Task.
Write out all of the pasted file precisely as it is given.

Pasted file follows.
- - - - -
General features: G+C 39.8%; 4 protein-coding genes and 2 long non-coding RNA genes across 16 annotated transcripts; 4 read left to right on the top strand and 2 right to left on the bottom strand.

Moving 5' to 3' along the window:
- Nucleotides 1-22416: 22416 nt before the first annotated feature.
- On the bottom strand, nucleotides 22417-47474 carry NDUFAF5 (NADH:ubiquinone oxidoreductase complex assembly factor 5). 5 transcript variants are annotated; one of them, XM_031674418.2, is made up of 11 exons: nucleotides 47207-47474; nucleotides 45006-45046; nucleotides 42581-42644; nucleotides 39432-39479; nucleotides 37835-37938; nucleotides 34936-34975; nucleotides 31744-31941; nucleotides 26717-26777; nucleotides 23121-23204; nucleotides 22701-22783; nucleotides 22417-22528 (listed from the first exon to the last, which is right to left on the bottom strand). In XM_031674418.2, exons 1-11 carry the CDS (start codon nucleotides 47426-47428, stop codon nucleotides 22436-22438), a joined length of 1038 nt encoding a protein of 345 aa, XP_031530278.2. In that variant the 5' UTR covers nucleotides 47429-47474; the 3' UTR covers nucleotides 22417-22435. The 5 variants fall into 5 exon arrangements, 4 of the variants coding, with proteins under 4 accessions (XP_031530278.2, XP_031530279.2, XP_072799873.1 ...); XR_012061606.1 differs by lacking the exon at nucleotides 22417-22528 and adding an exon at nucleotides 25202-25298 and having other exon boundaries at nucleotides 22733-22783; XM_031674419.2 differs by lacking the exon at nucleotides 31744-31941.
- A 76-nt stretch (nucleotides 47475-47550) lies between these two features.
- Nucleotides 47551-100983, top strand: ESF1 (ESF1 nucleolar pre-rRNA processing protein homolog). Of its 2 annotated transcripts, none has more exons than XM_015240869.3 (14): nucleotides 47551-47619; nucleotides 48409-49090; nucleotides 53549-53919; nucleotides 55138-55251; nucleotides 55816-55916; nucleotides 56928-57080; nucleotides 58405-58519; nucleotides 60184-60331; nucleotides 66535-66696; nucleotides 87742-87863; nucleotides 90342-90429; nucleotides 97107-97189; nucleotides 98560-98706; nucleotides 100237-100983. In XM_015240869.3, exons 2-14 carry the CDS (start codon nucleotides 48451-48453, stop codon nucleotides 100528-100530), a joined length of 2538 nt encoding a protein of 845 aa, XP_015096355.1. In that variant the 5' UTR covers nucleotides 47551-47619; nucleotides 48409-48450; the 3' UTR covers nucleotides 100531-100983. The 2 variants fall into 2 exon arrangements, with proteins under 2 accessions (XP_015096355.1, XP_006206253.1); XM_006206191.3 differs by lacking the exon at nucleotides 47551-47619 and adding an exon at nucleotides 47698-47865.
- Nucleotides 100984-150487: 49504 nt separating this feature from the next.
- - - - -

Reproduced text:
General features: G+C 39.8%; 4 protein-coding genes and 2 long non-coding RNA genes across 16 annotated transcripts; 4 read left to right on the top strand and 2 right to left on the bottom strand.

Moving 5' to 3' along the window:
- Nucleotides 1-22416: 22416 nt before the first annotated feature.
- On the bottom strand, nucleotides 22417-47474 carry NDUFAF5 (NADH:ubiquinone oxidoreductase complex assembly factor 5). 5 transcript variants are annotated; one of them, XM_031674418.2, is made up of 11 exons: nucleotides 47207-47474; nucleotides 45006-45046; nucleotides 42581-42644; nucleotides 39432-39479; nucleotides 37835-37938; nucleotides 34936-34975; nucleotides 31744-31941; nucleotides 26717-26777; nucleotides 23121-23204; nucleotides 22701-22783; nucleotides 22417-22528 (listed from the first exon to the last, which is right to left on the bottom strand). In XM_031674418.2, exons 1-11 carry the CDS (start codon nucleotides 47426-47428, stop codon nucleotides 22436-22438), a joined length of 1038 nt encoding a protein of 345 aa, XP_031530278.2. In that variant the 5' UTR covers nucleotides 47429-47474; the 3' UTR covers nucleotides 22417-22435. The 5 variants fall into 5 exon arrangements, 4 of the variants coding, with proteins under 4 accessions (XP_031530278.2, XP_031530279.2, XP_072799873.1 ...); XR_012061606.1 differs by lacking the exon at nucleotides 22417-22528 and adding an exon at nucleotides 25202-25298 and having other exon boundaries at nucleotides 22733-22783; XM_031674419.2 differs by lacking the exon at nucleotides 31744-31941.
- A 76-nt stretch (nucleotides 47475-47550) lies between these two features.
- Nucleotides 47551-100983, top strand: ESF1 (ESF1 nucleolar pre-rRNA processing protein homolog). Of its 2 annotated transcripts, none has more exons than XM_015240869.3 (14): nucleotides 47551-47619; nucleotides 48409-49090; nucleotides 53549-53919; nucleotides 55138-55251; nucleotides 55816-55916; nucleotides 56928-57080; nucleotides 58405-58519; nucleotides 60184-60331; nucleotides 66535-66696; nucleotides 87742-87863; nucleotides 90342-90429; nucleotides 97107-97189; nucleotides 98560-98706; nucleotides 100237-100983. In XM_015240869.3, exons 2-14 carry the CDS (start codon nucleotides 48451-48453, stop codon nucleotides 100528-100530), a joined length of 2538 nt encoding a protein of 845 aa, XP_015096355.1. In that variant the 5' UTR covers nucleotides 47551-47619; nucleotides 48409-48450; the 3' UTR covers nucleotides 100531-100983. The 2 variants fall into 2 exon arrangements, with proteins under 2 accessions (XP_015096355.1, XP_006206253.1); XM_006206191.3 differs by lacking the exon at nucleotides 47551-47619 and adding an exon at nucleotides 47698-47865.
- Nucleotides 100984-150487: 49504 nt separating this feature from the next.